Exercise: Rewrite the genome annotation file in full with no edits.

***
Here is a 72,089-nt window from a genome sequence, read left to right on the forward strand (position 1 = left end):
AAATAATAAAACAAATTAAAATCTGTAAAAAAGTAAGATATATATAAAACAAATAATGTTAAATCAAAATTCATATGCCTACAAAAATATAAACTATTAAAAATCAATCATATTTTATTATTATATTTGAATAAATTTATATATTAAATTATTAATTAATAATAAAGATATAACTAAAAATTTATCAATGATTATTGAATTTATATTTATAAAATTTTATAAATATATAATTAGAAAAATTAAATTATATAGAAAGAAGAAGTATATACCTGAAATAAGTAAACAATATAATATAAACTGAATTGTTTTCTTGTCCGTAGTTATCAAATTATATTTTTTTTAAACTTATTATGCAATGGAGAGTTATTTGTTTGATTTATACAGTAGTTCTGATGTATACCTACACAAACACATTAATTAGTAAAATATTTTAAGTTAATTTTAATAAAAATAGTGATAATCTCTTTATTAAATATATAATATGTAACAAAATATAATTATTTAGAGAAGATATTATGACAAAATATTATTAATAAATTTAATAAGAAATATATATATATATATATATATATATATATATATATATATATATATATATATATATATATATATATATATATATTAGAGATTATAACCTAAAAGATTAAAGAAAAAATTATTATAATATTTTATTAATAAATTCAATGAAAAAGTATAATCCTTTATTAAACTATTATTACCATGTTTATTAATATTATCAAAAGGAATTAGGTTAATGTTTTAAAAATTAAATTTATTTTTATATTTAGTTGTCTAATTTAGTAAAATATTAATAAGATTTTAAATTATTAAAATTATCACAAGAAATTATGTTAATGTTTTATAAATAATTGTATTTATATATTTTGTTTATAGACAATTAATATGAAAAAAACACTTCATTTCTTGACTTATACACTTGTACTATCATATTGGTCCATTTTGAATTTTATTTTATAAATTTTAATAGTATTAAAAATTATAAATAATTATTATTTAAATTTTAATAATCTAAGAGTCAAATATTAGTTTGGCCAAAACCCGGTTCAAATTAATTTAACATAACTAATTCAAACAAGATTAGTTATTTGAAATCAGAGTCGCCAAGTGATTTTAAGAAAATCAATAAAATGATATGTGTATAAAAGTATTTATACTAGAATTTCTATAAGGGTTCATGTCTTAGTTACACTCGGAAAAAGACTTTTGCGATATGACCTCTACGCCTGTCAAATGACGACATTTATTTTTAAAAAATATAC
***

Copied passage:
Here is a 72,089-nt window from a genome sequence, read left to right on the forward strand (position 1 = left end):
AAATAATAAAACAAATTAAAATCTGTAAAAAAGTAAGATATATATAAAACAAATAATGTTAAATCAAAATTCATATGCCTACAAAAATATAAACTATTAAAAATCAATCATATTTTATTATTATATTTGAATAAATTTATATATTAAATTATTAATTAATAATAAAGATATAACTAAAAATTTATCAATGATTATTGAATTTATATTTATAAAATTTTATAAATATATAATTAGAAAAATTAAATTATATAGAAAGAAGAAGTATATACCTGAAATAAGTAAACAATATAATATAAACTGAATTGTTTTCTTGTCCGTAGTTATCAAATTATATTTTTTTTAAACTTATTATGCAATGGAGAGTTATTTGTTTGATTTATACAGTAGTTCTGATGTATACCTACACAAACACATTAATTAGTAAAATATTTTAAGTTAATTTTAATAAAAATAGTGATAATCTCTTTATTAAATATATAATATGTAACAAAATATAATTATTTAGAGAAGATATTATGACAAAATATTATTAATAAATTTAATAAGAAATATATATATATATATATATATATATATATATATATATATATATATATATATATATATATATATATATATATATTAGAGATTATAACCTAAAAGATTAAAGAAAAAATTATTATAATATTTTATTAATAAATTCAATGAAAAAGTATAATCCTTTATTAAACTATTATTACCATGTTTATTAATATTATCAAAAGGAATTAGGTTAATGTTTTAAAAATTAAATTTATTTTTATATTTAGTTGTCTAATTTAGTAAAATATTAATAAGATTTTAAATTATTAAAATTATCACAAGAAATTATGTTAATGTTTTATAAATAATTGTATTTATATATTTTGTTTATAGACAATTAATATGAAAAAAACACTTCATTTCTTGACTTATACACTTGTACTATCATATTGGTCCATTTTGAATTTTATTTTATAAATTTTAATAGTATTAAAAATTATAAATAATTATTATTTAAATTTTAATAATCTAAGAGTCAAATATTAGTTTGGCCAAAACCCGGTTCAAATTAATTTAACATAACTAATTCAAACAAGATTAGTTATTTGAAATCAGAGTCGCCAAGTGATTTTAAGAAAATCAATAAAATGATATGTGTATAAAAGTATTTATACTAGAATTTCTATAAGGGTTCATGTCTTAGTTACACTCGGAAAAAGACTTTTGCGATATGACCTCTACGCCTGTCAAATGACGACATTTATTTTTAAAAAATATAC